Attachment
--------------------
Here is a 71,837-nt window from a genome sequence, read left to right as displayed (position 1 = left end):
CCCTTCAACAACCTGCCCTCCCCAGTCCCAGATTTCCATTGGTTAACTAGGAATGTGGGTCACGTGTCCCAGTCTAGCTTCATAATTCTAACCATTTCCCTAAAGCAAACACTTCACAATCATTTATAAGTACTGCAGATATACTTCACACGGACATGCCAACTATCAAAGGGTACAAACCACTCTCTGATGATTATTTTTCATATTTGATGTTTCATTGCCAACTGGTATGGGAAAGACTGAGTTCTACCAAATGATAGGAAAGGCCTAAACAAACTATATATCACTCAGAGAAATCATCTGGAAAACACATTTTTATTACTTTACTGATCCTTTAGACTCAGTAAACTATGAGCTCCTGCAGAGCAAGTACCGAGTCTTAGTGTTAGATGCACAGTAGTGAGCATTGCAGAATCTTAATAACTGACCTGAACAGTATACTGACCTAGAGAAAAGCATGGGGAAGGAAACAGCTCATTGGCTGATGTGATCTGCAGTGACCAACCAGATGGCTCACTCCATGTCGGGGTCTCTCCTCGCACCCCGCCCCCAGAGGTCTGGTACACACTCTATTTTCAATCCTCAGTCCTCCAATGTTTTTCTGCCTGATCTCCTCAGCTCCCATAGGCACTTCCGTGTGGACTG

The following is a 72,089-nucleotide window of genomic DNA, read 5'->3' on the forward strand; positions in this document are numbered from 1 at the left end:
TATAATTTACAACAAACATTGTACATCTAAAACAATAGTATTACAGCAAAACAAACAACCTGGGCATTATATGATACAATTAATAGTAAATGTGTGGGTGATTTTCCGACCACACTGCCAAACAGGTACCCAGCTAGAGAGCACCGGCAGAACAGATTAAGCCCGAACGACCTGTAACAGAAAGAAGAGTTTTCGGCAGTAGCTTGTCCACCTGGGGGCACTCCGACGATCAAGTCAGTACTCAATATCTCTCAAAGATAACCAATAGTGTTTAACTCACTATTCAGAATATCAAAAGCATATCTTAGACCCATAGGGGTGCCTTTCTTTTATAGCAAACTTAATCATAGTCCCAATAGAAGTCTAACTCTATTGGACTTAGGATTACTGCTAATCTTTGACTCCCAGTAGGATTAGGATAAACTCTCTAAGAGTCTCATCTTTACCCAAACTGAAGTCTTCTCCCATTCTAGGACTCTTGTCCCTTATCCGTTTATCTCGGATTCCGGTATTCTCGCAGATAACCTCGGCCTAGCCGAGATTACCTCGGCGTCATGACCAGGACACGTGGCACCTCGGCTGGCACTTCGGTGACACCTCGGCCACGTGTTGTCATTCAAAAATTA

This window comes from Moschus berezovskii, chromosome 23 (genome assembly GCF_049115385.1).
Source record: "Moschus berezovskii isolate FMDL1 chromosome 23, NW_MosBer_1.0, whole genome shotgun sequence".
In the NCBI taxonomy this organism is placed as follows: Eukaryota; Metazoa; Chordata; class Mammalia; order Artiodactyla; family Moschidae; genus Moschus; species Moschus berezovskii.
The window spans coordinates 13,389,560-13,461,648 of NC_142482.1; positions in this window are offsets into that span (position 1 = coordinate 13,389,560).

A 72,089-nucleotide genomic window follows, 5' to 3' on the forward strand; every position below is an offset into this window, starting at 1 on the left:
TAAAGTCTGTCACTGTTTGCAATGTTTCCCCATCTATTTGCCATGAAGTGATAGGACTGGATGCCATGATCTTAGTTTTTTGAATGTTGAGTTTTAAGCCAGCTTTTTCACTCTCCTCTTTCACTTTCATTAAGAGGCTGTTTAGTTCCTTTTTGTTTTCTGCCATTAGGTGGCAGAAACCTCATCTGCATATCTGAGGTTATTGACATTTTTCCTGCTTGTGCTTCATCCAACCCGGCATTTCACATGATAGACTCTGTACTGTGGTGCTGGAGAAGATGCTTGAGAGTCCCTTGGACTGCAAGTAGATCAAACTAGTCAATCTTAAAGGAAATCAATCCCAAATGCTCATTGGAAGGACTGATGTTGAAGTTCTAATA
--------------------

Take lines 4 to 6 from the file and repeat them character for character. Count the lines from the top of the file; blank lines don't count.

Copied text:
TATAATTTACAACAAACATTGTACATCTAAAACAATAGTATTACAGCAAAACAAACAACCTGGGCATTATATGATACAATTAATAGTAAATGTGTGGGTGATTTTCCGACCACACTGCCAAACAGGTACCCAGCTAGAGAGCACCGGCAGAACAGATTAAGCCCGAACGACCTGTAACAGAAAGAAGAGTTTTCGGCAGTAGCTTGTCCACCTGGGGGCACTCCGACGATCAAGTCAGTACTCAATATCTCTCAAAGATAACCAATAGTGTTTAACTCACTATTCAGAATATCAAAAGCATATCTTAGACCCATAGGGGTGCCTTTCTTTTATAGCAAACTTAATCATAGTCCCAATAGAAGTCTAACTCTATTGGACTTAGGATTACTGCTAATCTTTGACTCCCAGTAGGATTAGGATAAACTCTCTAAGAGTCTCATCTTTACCCAAACTGAAGTCTTCTCCCATTCTAGGACTCTTGTCCCTTATCCGTTTATCTCGGATTCCGGTATTCTCGCAGATAACCTCGGCCTAGCCGAGATTACCTCGGCGTCATGACCAGGACACGTGGCACCTCGGCTGGCACTTCGGTGACACCTCGGCCACGTGTTGTCATTCAAAAATTA

This window comes from Moschus berezovskii, chromosome 23 (genome assembly GCF_049115385.1).
Source record: "Moschus berezovskii isolate FMDL1 chromosome 23, NW_MosBer_1.0, whole genome shotgun sequence".